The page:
Posted by Pierre on February 13th, 2012 Leave a Comment
The events surrounding the Keystone and the Northern Gateway pipelines point to the emergence of social licence as a key business consideration.
When evaluating large scale development projects, decision-makers focused on the economic and regulatory aspects of the project. If both of these conditions could be satisfied, project leaders would feel confident with the decision to proceed.
Social licence – people consenting to a project in their community – has emerged from the regulatory shadow to become the third leg in decision-making on large scale infrastructure and energy projects.
The concept of social licence is not new. Municipalities have a lot of experience in this field as do natural resource companies. Yet, what was once a secondary consideration has become a primary consideration.
Why is social licence evolving?
The evolution of social licence is a function of the convergence of social, technological and political forces overtaking mature democratic societies.
1. Our concept of community has evolved
People accept the environment as something beyond borders or jurisdictional limitations. In many respects, we are all astronauts looking down at the earth and seeing it as one. When you add the Internet and the social network to the mix, community has moved beyond the purely local/regional to include national and even international.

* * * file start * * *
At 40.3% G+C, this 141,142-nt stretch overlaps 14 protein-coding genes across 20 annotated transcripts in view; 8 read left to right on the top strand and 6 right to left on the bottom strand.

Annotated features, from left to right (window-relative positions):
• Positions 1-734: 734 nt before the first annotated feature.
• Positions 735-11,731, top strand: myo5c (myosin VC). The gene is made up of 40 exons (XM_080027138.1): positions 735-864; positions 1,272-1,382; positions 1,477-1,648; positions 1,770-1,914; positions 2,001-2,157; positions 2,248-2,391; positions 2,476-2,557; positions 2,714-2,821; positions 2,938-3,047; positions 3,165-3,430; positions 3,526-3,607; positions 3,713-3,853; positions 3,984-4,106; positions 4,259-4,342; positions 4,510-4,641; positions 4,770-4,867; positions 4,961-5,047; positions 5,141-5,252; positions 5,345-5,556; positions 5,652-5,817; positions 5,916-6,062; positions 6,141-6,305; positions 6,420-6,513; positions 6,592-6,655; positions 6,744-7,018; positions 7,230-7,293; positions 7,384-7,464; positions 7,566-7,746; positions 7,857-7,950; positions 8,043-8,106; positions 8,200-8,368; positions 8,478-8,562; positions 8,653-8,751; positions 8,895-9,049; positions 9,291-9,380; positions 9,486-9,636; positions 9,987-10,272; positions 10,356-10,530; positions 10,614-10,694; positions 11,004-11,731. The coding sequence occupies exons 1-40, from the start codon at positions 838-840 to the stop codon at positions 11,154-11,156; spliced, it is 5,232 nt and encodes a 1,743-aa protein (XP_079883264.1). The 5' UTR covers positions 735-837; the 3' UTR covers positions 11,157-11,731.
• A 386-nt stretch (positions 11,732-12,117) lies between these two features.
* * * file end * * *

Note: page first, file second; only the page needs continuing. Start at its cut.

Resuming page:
Securing social licence once meant working with the local communities, often indigenous, to get approval to proceed. With today’s massive energy projects, organizations seeking social licence must now engage on a mass level. Keystone’s community is North-American. Northern Gateway’s is international.
2. Web 2.0 makes it easy for people to learn, organize and mobilize
People concerned about an issue or a project have access to low-cost or no-cost social networking tools that make it easy for them to find and join like-minded groups. There are over 600+ million Facebook users and Canada is number 10 on the Facebook users by country list. If you Google “Northern Gateway Pipeline” today, you’ll find “Pipe Up Against Enbridge” on the first results page. Canadians are connected and they know how to mobilize digitally.
Decision-makers who fail to understand the web 2.0 dynamic will find themselves facing an army of David’s with web 2.0 sling shots. “Spin”, the Goliath of public relations, is no match for the social web.
3. Our public processes don’t connect with popular expectations
Our current public consultation processes are based on public meetings and submitting letters. These processes have failed to adapt to people’s expectations around communications in the web 2.0 world. The websites that do offer consultations are seldom user friendly, often constrained by the imperatives of a corporate “common look and feel” and fail to offer the opportunity for authentic and open dialogue. In today’s communications environment, when concerned citizens and organizations come up against antiquated and poorly designed public engagement processes, they can easily set up their own.
4. Our regulatory processes have become lightning rods for public policy
Governments’ failure to engage in substantive and open conversations about complex public policy issues are pose a challenge our regulatory processes. We find ourselves in a situation where people passionate about environmental, social and economic issues are looking to participate in government-led conversations. In the absence of conversations about energy policy or climate change, our regulatory processes have become the lightning rods for social licence activity.